Pixie is an 8-year-old, well-padded, disciplined, loving dog; a mix of Cairn Terrier and Shih-Tzu. She comes to visit us once a week for about 1 hour. It has become a ritual: the caregivers and I have chairs already arranged so that Pixie and her master can sit next to Bess, my wife—who in the haze of her dementia seems to take a few minutes to recognize her pet visitor.
We are all excited to rub Pixie’s tummy and she usually responds by putting her head on Bess’s arm or in her lap. Bess smiles and gently strokes Pixie’s back, but then she drifts off to who knows where, with eyes closed, but with her hands still on the dog. We talk to Pixie, who then responds with little yelps—the yelps bring Bess back to the present—again she rubs Pixie’s back, which seems to make Pixie happy and she snuggles closer to Bess. We have a little treat for Pixie, which she chews with excitement, then licks Bess’s arm as if to thank her. Bess goes in and out of being present, while we chatter among ourselves, keep on stroking the little dog’s back, and applaud when Bess opens her eyes and runs her hand through Pixie’s soft hair. The hour is over. Pixie is excited as we say goodbye and watch her and her master get into their car. They will be back next week.
Over the years many studies have tried to determine what the benefits of pet ownership or regular pet visits are to the elderly with mental health issues. The objectives of the various studies vary: some attempt to measure physiological changes, such as blood pressure variations related to interaction with pets, others attempt to observe behavior changes in the treatment of depression, still others hope to provide evidence of improved socialization or tangible benefits to the cognitive and mood status of cognitively impaired older persons. Virtually all studies suffer from methodological problems: small sample sizes, unspecified objectives, lack of control populations and blind study techniques, and little accounting for the cultural, educational, ethnicity, income, or other differences of the subjects in the various studies. Notwithstanding the poor quality of research, pet therapy attempts will likely continue because of the positive subjective experiences that people in general and caregivers specifically may have toward pets. I can testify to how wonderful it is to open the door and have a little ball of fur tear toward me, dancing around, licking my hand. I project my delight onto my dear wife, hoping that the physical contact or perhaps some vague memory fragment of our own beloved pets of the past might brighten her day.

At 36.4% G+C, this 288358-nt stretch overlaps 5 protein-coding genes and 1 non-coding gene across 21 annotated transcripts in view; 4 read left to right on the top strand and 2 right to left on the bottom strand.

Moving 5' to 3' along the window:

Our Pixie is a therapy dog—a member of the St. John Ambulance Therapy Dog program. She and her volunteer master dedicate their personal time to offer the companionship of a dog. Screening for the dog and the master’s suitability, criminal record checks, references, and vaccinations are all part of the program, which originally began in 1992 in Ontario. In British Columbia today, close to 3000 St. John Ambulance Therapy Dog Teams offer their volunteer services.*
Thank you, Pixie; thank you, Pixie’s volunteer
master; thank you, St. John Ambulance.
—George Szasz, CM,MD.
- Cherniack EP, Cherniack AR. The benefits of pets and animal-assisted therapy to the health of older individuals. Curr Gerontol Geritr Res. Published online 16 November 2014. pubmedcentralcanada.ca.
- There is no connection between the St. John Ambulance Therapy Dog program and the official Service Dogs in British Columbia.
This posting has not been peer reviewed by the BCMJ Editorial Board.